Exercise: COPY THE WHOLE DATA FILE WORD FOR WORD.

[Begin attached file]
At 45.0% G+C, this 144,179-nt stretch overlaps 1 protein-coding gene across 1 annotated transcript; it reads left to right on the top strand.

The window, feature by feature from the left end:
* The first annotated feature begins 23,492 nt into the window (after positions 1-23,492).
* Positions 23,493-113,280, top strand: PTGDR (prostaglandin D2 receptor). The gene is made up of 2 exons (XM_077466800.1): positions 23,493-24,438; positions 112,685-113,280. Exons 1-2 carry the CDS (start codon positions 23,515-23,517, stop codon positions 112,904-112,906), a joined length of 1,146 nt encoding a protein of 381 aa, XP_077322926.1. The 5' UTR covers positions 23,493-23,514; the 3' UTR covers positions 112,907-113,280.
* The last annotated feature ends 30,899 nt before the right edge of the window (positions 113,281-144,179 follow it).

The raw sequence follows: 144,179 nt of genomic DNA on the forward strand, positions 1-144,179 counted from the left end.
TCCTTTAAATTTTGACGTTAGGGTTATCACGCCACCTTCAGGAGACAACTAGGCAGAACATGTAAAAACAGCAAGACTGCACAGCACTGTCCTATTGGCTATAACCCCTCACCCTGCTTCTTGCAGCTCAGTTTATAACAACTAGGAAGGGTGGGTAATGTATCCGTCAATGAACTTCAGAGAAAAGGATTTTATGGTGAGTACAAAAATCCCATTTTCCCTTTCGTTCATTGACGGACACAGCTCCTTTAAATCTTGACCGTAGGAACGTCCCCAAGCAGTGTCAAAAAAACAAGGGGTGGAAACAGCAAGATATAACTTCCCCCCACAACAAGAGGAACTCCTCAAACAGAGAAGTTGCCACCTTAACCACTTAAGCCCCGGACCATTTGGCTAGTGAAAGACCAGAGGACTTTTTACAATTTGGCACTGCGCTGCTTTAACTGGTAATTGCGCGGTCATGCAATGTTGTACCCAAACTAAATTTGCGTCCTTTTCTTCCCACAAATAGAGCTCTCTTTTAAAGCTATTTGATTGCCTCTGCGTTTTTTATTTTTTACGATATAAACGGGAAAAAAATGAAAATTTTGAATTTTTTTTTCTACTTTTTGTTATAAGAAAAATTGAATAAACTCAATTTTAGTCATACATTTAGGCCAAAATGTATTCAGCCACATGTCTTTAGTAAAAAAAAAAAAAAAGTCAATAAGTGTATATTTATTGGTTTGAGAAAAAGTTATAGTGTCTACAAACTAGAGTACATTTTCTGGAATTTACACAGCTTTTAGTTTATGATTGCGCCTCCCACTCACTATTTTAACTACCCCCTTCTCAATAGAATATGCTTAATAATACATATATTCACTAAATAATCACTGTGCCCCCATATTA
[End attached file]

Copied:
At 45.0% G+C, this 144,179-nt stretch overlaps 1 protein-coding gene across 1 annotated transcript; it reads left to right on the top strand.

The window, feature by feature from the left end:
* The first annotated feature begins 23,492 nt into the window (after positions 1-23,492).
* Positions 23,493-113,280, top strand: PTGDR (prostaglandin D2 receptor). The gene is made up of 2 exons (XM_077466800.1): positions 23,493-24,438; positions 112,685-113,280. Exons 1-2 carry the CDS (start codon positions 23,515-23,517, stop codon positions 112,904-112,906), a joined length of 1,146 nt encoding a protein of 381 aa, XP_077322926.1. The 5' UTR covers positions 23,493-23,514; the 3' UTR covers positions 112,907-113,280.
* The last annotated feature ends 30,899 nt before the right edge of the window (positions 113,281-144,179 follow it).

The raw sequence follows: 144,179 nt of genomic DNA on the forward strand, positions 1-144,179 counted from the left end.
TCCTTTAAATTTTGACGTTAGGGTTATCACGCCACCTTCAGGAGACAACTAGGCAGAACATGTAAAAACAGCAAGACTGCACAGCACTGTCCTATTGGCTATAACCCCTCACCCTGCTTCTTGCAGCTCAGTTTATAACAACTAGGAAGGGTGGGTAATGTATCCGTCAATGAACTTCAGAGAAAAGGATTTTATGGTGAGTACAAAAATCCCATTTTCCCTTTCGTTCATTGACGGACACAGCTCCTTTAAATCTTGACCGTAGGAACGTCCCCAAGCAGTGTCAAAAAAACAAGGGGTGGAAACAGCAAGATATAACTTCCCCCCACAACAAGAGGAACTCCTCAAACAGAGAAGTTGCCACCTTAACCACTTAAGCCCCGGACCATTTGGCTAGTGAAAGACCAGAGGACTTTTTACAATTTGGCACTGCGCTGCTTTAACTGGTAATTGCGCGGTCATGCAATGTTGTACCCAAACTAAATTTGCGTCCTTTTCTTCCCACAAATAGAGCTCTCTTTTAAAGCTATTTGATTGCCTCTGCGTTTTTTATTTTTTACGATATAAACGGGAAAAAAATGAAAATTTTGAATTTTTTTTTCTACTTTTTGTTATAAGAAAAATTGAATAAACTCAATTTTAGTCATACATTTAGGCCAAAATGTATTCAGCCACATGTCTTTAGTAAAAAAAAAAAAAAAGTCAATAAGTGTATATTTATTGGTTTGAGAAAAAGTTATAGTGTCTACAAACTAGAGTACATTTTCTGGAATTTACACAGCTTTTAGTTTATGATTGCGCCTCCCACTCACTATTTTAACTACCCCCTTCTCAATAGAATATGCTTAATAATACATATATTCACTAAATAATCACTGTGCCCCCATATTA